12/13/2012 08:32 am ET Updated Feb 12, 2013

Obama's Greatest Legacy

The saga of Obamacare is turning out to be the success story of the Obama presidency. What a ride it has been! The tale begins with President Obama in the throes of the worst economic collapse since the Great Depression deciding to put forth a plan for extending health coverage to some 30-40 million American citizens who lack medical insurance. Critics immediately slam the president for focusing on a radical new departure on health care rather than working exclusively on creating jobs and getting America out of a terrible downturn. In spite of these attacks, the president insists that his idea is a do-able one and that he can also simultaneously handle the dire recession. To achieve a victory for his plan, he works closely with Congress to devise an appropriate bill. The way forward is slow and aggravating. Finally, though, a proposal is agreed upon.

Next Obama must get it through a recalcitrant Congress, where every member of the Republican Party has declared they will oppose the bill. Early on he is able to win support for the bill in the democratically controlled House. But suddenly his veto-proof 60 vote majority in the Senate, on which the fate of his legislation vitally depends, is abruptly lost when a Republican wins Ted Kennedy's old seat in Massachusetts.

Obama is not sure what to do next. But his leadership colleagues in the Senate come through with a little used parliamentary maneuver to slip-slide the act through the Senate. The bill is now officially law. Still, even as he savors his accomplishment, Obama has to endure a sudden profusion of lawsuits from numerous Republican state attorney-generals who want the U.S. Supreme Court to declare the act unconstitutional. Obama is cognizant that he faces a conservative majority on the court which most observers predict will overturn his controversial program. But then, to the astonishment of the country, the Republican Chief Justice John Roberts upholds the bill, allowing it to pass judicial muster by a vote of 5-4.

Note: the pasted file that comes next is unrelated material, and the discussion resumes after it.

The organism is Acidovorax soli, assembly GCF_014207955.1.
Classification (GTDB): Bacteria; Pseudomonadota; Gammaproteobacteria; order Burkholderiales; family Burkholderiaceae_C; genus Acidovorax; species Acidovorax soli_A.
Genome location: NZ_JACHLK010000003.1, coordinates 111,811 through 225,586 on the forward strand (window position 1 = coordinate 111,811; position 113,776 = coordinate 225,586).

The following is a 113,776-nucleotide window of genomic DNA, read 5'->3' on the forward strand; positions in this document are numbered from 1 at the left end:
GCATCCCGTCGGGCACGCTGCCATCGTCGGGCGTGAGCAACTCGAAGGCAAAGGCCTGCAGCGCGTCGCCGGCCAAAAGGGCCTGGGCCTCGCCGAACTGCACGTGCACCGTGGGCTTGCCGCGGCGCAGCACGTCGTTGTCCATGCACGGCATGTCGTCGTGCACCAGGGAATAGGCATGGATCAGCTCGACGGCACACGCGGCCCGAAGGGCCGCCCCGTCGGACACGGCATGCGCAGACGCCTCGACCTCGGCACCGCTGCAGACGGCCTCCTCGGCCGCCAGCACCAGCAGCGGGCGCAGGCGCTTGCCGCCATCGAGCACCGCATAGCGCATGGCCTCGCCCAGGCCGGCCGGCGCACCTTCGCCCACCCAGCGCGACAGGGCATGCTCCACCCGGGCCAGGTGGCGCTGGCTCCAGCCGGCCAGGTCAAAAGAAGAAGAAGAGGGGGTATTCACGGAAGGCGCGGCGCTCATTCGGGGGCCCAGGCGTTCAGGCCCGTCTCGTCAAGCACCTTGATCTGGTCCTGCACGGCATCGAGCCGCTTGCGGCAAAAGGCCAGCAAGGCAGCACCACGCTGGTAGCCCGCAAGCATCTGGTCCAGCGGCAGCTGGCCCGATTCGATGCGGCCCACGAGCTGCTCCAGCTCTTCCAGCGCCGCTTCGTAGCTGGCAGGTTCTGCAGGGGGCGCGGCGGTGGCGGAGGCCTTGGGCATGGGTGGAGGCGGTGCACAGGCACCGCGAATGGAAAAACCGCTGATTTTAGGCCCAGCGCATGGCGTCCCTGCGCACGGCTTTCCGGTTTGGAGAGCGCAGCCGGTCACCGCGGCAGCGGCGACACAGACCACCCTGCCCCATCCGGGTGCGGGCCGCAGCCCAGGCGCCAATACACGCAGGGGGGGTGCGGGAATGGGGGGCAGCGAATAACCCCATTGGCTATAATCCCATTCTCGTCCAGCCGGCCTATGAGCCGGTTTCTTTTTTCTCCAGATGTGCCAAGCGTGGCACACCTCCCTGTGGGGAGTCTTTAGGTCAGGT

Even then the fate of the legislation hangs in the balance. For, with the 2012 presidential election upcoming, a Republican still might win the White House and roll back Obama's newly-enacted medical coverage. Once again, in the face of significant electoral obstacles, though, the president triumphs and narrowly wins reelection. This guarantees that Obamacare will go forward. But this is not the end of the tale.

Today, over a dozen Republican-controlled states are refusing to set up the health care exchanges that are called for by the bill and are eschewing expanded Medicaid coverage which the legislation also provides for. Thus Obama's legislation remains alive, but in a somewhat stalled condition. Still, the miracle is that this fiercely debated, emotionally volatile, unprecedented piece of legislation affecting over one-tenth of the U.S. population has survived so many extraordinary difficulties over a four-year period. Its remarkable survival and the enormous impact it has on American society makes it Obama's greatest legacy.